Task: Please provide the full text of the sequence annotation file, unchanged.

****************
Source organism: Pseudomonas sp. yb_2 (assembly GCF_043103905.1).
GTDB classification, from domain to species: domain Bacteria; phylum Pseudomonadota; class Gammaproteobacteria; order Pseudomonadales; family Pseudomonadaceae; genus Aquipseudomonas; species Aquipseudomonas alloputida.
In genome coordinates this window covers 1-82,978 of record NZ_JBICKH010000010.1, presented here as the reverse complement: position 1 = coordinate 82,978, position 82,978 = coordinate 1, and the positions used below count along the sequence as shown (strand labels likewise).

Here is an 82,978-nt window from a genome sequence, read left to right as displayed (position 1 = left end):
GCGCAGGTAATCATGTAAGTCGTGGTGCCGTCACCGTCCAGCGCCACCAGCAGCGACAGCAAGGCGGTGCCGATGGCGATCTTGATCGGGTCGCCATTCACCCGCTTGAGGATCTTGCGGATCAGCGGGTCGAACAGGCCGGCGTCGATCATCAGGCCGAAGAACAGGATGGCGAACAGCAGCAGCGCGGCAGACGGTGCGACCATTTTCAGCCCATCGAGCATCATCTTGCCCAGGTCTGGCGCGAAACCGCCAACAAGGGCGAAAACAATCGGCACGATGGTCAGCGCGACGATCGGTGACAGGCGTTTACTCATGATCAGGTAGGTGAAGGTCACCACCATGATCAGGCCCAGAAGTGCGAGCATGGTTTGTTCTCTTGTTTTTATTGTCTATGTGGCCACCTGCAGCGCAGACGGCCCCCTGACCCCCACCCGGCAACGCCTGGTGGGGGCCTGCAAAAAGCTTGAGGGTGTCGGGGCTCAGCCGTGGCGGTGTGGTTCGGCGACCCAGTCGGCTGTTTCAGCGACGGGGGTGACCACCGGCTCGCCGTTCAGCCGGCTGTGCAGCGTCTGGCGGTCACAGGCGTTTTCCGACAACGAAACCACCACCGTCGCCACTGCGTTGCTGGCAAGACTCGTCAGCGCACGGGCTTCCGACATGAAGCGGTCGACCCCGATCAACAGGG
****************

Source organism: Pseudomonas sp. yb_2 (assembly GCF_043103905.1).
GTDB classification, from domain to species: domain Bacteria; phylum Pseudomonadota; class Gammaproteobacteria; order Pseudomonadales; family Pseudomonadaceae; genus Aquipseudomonas; species Aquipseudomonas alloputida.
In genome coordinates this window covers 1-82,978 of record NZ_JBICKH010000010.1, presented here as the reverse complement: position 1 = coordinate 82,978, position 82,978 = coordinate 1, and the positions used below count along the sequence as shown (strand labels likewise).

Here is an 82,978-nt window from a genome sequence, read left to right as displayed (position 1 = left end):
GCGCAGGTAATCATGTAAGTCGTGGTGCCGTCACCGTCCAGCGCCACCAGCAGCGACAGCAAGGCGGTGCCGATGGCGATCTTGATCGGGTCGCCATTCACCCGCTTGAGGATCTTGCGGATCAGCGGGTCGAACAGGCCGGCGTCGATCATCAGGCCGAAGAACAGGATGGCGAACAGCAGCAGCGCGGCAGACGGTGCGACCATTTTCAGCCCATCGAGCATCATCTTGCCCAGGTCTGGCGCGAAACCGCCAACAAGGGCGAAAACAATCGGCACGATGGTCAGCGCGACGATCGGTGACAGGCGTTTACTCATGATCAGGTAGGTGAAGGTCACCACCATGATCAGGCCCAGAAGTGCGAGCATGGTTTGTTCTCTTGTTTTTATTGTCTATGTGGCCACCTGCAGCGCAGACGGCCCCCTGACCCCCACCCGGCAACGCCTGGTGGGGGCCTGCAAAAAGCTTGAGGGTGTCGGGGCTCAGCCGTGGCGGTGTGGTTCGGCGACCCAGTCGGCTGTTTCAGCGACGGGGGTGACCACCGGCTCGCCGTTCAGCCGGCTGTGCAGCGTCTGGCGGTCACAGGCGTTTTCCGACAACGAAACCACCACCGTCGCCACTGCGTTGCTGGCAAGACTCGTCAGCGCACGGGCTTCCGACATGAAGCGGTCGACCCCGATCAACAGGG